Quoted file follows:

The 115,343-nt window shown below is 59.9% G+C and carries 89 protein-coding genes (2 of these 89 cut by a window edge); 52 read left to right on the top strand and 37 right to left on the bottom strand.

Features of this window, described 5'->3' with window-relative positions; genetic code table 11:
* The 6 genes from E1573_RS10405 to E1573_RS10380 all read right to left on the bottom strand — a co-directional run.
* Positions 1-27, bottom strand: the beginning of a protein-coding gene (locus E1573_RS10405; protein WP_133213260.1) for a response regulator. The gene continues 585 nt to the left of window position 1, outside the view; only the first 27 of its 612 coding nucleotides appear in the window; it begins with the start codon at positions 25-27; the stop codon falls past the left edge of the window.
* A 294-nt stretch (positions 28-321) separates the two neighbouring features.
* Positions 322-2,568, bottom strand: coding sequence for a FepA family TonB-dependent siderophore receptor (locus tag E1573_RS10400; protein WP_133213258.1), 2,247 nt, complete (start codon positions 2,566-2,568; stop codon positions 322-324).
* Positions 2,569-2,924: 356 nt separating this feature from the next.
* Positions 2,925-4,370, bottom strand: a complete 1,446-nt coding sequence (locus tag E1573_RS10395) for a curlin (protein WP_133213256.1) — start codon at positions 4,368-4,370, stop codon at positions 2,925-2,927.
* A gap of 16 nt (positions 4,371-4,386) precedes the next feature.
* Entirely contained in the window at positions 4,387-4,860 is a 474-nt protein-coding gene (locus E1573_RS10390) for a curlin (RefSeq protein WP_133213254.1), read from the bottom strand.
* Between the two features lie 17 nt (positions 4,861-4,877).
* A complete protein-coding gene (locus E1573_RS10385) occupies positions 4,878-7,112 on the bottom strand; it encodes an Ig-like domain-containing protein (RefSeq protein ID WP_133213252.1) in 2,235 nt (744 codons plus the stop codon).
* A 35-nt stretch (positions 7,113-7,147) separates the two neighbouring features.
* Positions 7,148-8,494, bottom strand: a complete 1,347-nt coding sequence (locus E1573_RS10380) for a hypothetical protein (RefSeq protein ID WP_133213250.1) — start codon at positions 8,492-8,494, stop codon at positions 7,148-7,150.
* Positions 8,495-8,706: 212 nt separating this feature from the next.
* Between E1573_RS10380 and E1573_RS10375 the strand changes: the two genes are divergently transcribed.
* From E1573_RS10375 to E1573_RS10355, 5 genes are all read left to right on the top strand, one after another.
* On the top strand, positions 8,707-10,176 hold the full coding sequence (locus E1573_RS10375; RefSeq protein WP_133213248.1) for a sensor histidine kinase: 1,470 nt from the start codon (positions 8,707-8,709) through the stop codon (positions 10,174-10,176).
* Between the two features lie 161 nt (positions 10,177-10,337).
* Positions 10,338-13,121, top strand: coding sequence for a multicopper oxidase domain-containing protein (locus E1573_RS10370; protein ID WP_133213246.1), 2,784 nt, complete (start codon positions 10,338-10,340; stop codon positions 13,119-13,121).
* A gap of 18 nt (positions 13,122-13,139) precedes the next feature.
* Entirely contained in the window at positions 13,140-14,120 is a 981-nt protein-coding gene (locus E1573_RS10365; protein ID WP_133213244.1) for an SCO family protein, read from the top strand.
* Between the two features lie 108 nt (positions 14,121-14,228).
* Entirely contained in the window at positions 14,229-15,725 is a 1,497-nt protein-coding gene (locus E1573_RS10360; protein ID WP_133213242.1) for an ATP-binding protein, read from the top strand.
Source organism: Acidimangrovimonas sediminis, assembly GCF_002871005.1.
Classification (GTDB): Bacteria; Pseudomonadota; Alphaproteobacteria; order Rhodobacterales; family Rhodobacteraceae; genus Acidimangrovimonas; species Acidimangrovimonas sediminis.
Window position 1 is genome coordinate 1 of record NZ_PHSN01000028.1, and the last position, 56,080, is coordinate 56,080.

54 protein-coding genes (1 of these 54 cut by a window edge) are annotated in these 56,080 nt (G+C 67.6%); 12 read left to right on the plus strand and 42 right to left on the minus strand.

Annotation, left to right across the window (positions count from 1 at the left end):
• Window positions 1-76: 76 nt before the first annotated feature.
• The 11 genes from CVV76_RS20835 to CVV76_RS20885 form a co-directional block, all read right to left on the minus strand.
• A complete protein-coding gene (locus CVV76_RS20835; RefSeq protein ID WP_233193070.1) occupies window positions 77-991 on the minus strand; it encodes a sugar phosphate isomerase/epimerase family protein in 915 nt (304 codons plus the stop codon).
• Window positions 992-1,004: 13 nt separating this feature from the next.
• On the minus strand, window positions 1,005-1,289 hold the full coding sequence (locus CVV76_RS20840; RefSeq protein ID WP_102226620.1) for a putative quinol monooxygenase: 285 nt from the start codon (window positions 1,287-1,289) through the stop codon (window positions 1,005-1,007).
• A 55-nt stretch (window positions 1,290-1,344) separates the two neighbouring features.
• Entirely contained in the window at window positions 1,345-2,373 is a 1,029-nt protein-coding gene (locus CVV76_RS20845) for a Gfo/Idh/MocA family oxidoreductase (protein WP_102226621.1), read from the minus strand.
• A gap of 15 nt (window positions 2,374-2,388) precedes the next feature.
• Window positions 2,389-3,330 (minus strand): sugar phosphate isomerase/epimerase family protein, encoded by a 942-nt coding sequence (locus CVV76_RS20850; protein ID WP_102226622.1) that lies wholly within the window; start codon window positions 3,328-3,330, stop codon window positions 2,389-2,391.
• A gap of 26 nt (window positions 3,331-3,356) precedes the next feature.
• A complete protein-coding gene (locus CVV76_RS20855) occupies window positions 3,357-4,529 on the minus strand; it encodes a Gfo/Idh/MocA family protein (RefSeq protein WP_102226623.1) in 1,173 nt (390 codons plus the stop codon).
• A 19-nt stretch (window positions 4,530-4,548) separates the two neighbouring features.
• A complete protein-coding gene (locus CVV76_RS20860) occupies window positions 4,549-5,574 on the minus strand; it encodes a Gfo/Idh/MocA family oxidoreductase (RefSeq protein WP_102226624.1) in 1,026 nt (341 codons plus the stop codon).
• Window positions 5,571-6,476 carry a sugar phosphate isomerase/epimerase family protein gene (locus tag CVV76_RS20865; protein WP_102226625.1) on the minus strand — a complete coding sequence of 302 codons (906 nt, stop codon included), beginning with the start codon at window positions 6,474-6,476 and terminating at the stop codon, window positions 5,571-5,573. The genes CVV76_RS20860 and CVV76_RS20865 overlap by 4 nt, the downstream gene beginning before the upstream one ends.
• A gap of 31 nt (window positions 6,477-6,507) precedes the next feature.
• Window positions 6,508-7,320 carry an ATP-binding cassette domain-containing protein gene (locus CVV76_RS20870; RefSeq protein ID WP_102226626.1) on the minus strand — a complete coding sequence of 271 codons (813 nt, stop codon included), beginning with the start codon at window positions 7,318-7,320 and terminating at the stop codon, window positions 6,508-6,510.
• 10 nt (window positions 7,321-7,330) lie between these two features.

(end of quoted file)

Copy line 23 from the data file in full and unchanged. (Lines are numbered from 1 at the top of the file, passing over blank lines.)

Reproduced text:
* Between the two features lie 108 nt (positions 14,121-14,228).